Garza Reza, Oscar (2023-11). Rethinking the Box. Master's Thesis.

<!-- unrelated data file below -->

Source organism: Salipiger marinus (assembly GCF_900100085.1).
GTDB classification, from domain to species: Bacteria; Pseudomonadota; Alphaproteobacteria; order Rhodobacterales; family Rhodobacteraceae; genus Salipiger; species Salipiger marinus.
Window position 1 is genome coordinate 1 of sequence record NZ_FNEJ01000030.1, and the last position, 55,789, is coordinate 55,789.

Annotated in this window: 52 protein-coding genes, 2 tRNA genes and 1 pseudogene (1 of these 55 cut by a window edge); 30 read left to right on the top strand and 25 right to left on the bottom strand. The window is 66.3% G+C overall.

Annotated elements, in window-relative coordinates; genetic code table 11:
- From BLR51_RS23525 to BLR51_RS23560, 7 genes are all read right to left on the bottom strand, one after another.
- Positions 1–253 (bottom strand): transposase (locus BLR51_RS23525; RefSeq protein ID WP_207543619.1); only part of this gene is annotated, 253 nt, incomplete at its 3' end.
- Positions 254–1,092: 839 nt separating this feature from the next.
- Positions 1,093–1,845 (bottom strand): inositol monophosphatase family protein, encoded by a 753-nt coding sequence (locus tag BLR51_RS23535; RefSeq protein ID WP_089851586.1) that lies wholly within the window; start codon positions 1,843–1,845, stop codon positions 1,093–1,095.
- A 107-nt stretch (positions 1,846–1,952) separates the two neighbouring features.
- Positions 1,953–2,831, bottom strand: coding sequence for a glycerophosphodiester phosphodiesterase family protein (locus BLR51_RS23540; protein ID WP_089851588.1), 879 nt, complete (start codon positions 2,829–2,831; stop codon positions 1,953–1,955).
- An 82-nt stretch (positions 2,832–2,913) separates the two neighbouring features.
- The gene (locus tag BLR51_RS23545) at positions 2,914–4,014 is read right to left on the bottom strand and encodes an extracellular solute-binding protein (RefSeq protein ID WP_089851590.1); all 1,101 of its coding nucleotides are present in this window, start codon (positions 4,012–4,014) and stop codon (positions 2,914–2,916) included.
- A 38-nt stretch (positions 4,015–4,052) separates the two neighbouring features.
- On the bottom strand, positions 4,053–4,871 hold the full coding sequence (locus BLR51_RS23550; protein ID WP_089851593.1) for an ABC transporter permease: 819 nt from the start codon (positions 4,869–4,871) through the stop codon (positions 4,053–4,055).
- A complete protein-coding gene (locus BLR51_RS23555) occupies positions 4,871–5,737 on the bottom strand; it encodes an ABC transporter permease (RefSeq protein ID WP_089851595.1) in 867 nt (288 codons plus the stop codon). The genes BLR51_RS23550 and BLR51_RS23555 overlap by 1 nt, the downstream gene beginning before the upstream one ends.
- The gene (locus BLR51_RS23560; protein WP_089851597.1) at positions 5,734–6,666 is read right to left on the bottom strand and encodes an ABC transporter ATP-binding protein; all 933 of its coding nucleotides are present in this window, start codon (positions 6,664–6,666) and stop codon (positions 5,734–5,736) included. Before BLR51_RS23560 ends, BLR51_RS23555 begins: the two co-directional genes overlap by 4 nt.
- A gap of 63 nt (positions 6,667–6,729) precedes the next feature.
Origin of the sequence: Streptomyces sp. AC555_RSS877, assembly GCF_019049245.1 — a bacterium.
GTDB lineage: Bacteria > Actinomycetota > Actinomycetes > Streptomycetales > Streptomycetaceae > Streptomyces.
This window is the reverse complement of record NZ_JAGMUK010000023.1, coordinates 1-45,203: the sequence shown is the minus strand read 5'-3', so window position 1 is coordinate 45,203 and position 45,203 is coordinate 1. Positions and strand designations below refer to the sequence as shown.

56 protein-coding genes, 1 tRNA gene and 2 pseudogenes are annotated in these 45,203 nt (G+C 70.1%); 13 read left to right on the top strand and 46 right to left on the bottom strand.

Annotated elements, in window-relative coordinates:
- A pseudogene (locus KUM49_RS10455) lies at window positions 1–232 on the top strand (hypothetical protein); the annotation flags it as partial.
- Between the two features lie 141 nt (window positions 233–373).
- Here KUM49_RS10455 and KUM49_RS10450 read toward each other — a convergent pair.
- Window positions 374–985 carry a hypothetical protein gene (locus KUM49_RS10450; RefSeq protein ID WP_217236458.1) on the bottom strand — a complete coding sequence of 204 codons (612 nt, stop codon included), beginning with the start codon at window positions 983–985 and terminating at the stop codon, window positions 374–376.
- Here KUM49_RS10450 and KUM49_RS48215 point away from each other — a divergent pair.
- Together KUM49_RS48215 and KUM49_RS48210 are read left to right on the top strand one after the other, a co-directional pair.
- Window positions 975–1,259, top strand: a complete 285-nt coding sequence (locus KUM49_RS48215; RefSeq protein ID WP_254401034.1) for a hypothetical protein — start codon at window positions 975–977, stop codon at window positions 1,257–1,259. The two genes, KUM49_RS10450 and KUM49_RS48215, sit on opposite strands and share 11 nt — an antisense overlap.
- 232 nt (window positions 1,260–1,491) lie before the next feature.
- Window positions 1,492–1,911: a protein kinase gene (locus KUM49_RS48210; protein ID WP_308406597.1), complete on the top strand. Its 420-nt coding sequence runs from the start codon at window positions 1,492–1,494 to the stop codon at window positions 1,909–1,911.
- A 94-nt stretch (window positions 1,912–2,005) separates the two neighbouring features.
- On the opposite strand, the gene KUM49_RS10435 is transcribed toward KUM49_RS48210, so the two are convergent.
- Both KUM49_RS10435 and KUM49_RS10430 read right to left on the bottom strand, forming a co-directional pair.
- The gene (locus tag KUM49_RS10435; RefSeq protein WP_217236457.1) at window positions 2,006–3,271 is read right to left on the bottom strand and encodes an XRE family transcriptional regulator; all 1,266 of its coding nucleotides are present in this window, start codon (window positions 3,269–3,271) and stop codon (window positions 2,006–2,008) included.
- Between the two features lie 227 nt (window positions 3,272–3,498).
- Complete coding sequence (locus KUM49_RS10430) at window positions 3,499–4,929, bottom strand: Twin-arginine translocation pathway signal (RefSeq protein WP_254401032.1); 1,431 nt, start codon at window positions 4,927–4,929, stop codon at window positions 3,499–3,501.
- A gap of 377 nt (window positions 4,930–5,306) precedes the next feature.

Rethinking the box explores the idea of revitalizing a vacant grocery store using a more human- and nature-centered approach to create a residential development that promotes social interaction, diversity, environmental care, and active living. Retail stores are typically a reflection of pure capitalistic motives and consumption behaviors, where the quest for the greatest and fastest return of investment becomes the main driver of the design decisions. These projects also reflect how modern societies function, with the automobile as the dominant mechanism for the development of proportions with an interior atmosphere distant from the outdoor environment, surrounded by a vast asphalt plain dedicated to no living beings. However, conventional retail stores are ceasing to be an important component of contemporary societies. This "retail apocalypse" is now leaving thousands of boxy-looking buildings as concrete inaccessible islands scattered across the American nation. And to make matters worse, the COVID-19 pandemic is accelerating the situation as the ecommerce experiences a substantial growth propelled by social distancing and isolation mandates imposed by the government. Experts expect that 1 in 4 shopping centers will close by 2025 (Coresight Research & Credit Suisse, 2020).Moreover, the shortage of affordable houses in the U.S. continues to be present, with only 36% of the 10.9 million renter households living in extreme low-income conditions having access to affordable dwellings. This means that there is currently a shortage of 7 million affordable and available rental homes. Around 7.7 million extremely low-income renter households spend more than half of their revenue on rent and utilities (NLIHC, 2020). This situation is expected to worsen due to the economic distress caused by the COVID-19 pandemic. An unprecedented housing crisis might be on the way as an estimated of 30 to 40 million Americans are currently at risk of eviction (Aspen Institute, 2020).The present study seeks to create a potential response to the housing crisis by reusing and adapting these retail spaces, and it is motivated by a rejection to prevailing demolishing practices, generic and individualistic domestic architecture, and vehicle-oriented urbanism. Three major research questions are explored during the process: 1. How can a vacant retail store be transformed into a residential development? 2. How can architecture support communities in the creation of intergenerational relationships in the domestic environment? 3. How can the built environment support people in the development of healthy lifestyle? The goals of the study are to demonstrate that vacant retail sites can indeed be converted into sustainable and inclusive residential developments suited to every age group, test how alternative housing configurations and amenities could support intergenerational relationships without compromising the well-being, freedom, and privacy of different age groups, and explore and implement architectural strategies that support active lifestyles. The project consists in the design of an intergenerational community accommodating multiple zoning to create a pedestrian-oriented destination that supports active lifestyles. Nature is incorporated to support the health of the population and reduce the concrete footprint that dominates the urban landscape, which is likely to be a major cause for the origination of new infectious diseases (Quinney, 2020).The design process was guided by the following ideals: eliminate the grey dominance of the site by reintroducing nature, achieve an inclusive environment by integrating features that support the routines of both residents and outsiders of all age groups, accomplish a pedestrian-oriented development by limiting the circulation of vehicles, reject the conventional restrictions and divisions of current domestic environments, and support collectivism by strategically incorporating shared diverse amenities and architect